A PHARMACEUTICAL firm has laid out aggressive growth plans that could see it snap up new acquisitions in Europe and the US, and invest £5m on upgrading its Northumberland headquarters.
Drugs giant Aesica, which employs around 150 people in Cramlington, has trebled in size since its inception five years ago and now expects to treble its £100m-a-year turnover by 2013.
It says it is hopeful of acquiring businesses in the US and Europe by the end of the year as it looks to expand overseas, and in the longer term is eyeing up opportunities in India and China. Aesica, which also has sites at Ponders End in North London and Queenborough in Kent, as well as a head office on Newcastle’s Balliol Business Park, employs 700 people in total.
The company was forced to cut its North East workforce by 50 last year, but the company is now preparing to recruit up to 30 scientists on the back of a planned investment in new technology at its Cramlington site.
Over the next two to three years, the firm plans to invest around £5m “to grow its technological presence” at its research and development centre in Cramlington.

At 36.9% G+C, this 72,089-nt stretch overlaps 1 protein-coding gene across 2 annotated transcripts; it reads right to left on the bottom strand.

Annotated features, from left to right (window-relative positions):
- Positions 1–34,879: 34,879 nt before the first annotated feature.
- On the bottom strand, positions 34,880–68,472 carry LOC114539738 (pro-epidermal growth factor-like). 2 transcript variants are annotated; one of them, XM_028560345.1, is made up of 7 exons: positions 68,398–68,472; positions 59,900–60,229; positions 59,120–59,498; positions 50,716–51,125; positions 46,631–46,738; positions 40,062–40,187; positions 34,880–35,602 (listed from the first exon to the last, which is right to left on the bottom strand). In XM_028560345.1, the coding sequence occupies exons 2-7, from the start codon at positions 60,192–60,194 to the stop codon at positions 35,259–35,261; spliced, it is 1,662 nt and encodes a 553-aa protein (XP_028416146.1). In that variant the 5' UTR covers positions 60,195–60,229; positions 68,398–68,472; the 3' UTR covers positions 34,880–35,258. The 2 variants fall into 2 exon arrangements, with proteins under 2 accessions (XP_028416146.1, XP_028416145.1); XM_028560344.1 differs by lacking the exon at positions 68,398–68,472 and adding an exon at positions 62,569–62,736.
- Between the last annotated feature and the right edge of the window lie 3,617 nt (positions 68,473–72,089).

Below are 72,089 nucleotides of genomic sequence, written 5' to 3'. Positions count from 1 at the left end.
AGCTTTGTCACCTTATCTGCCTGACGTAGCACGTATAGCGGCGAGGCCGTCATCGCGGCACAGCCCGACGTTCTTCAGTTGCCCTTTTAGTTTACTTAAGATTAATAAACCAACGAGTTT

Meanwhile, the company recently appointed John Parker as non-executive chairman and Nick Jones as chief financial officer, as former CFO Adam Sims became commercial director.
Chief executive Dr Robert Hardy said the boardroom reshuffle was done ahead of what the company sees as a period of aggressive growth through mergers and acquisitions.
John Parker was formally CEO of the Harrogate plc Intercare Group, a pharmaceutical contract manufacturer that he helped transform through strong organic growth and significant M&A activity. Dr Hardy said: “All three of our sites are profitable and the company is performing ahead of budget which is pretty unusual at the moment.
“We’ve got a pretty aggressive M&A strategy and we are looking to expand the organisation from a technology point of view and a global scale. We are looking to acquire outside the UK in Europe and the US.
“We have trebled in size in the last five years and we are hoping to repeat that in the next three to four years.”
Aesica is named after a fort on Hadrian’s Wall and was spun out of German chemical giant BASF through a management buyout in 2004
The company supplies pharmaceutical ingredients and formulated products to a number of leading international drug companies.
We are looking to expand the organisation from a technology point of view and a global scale.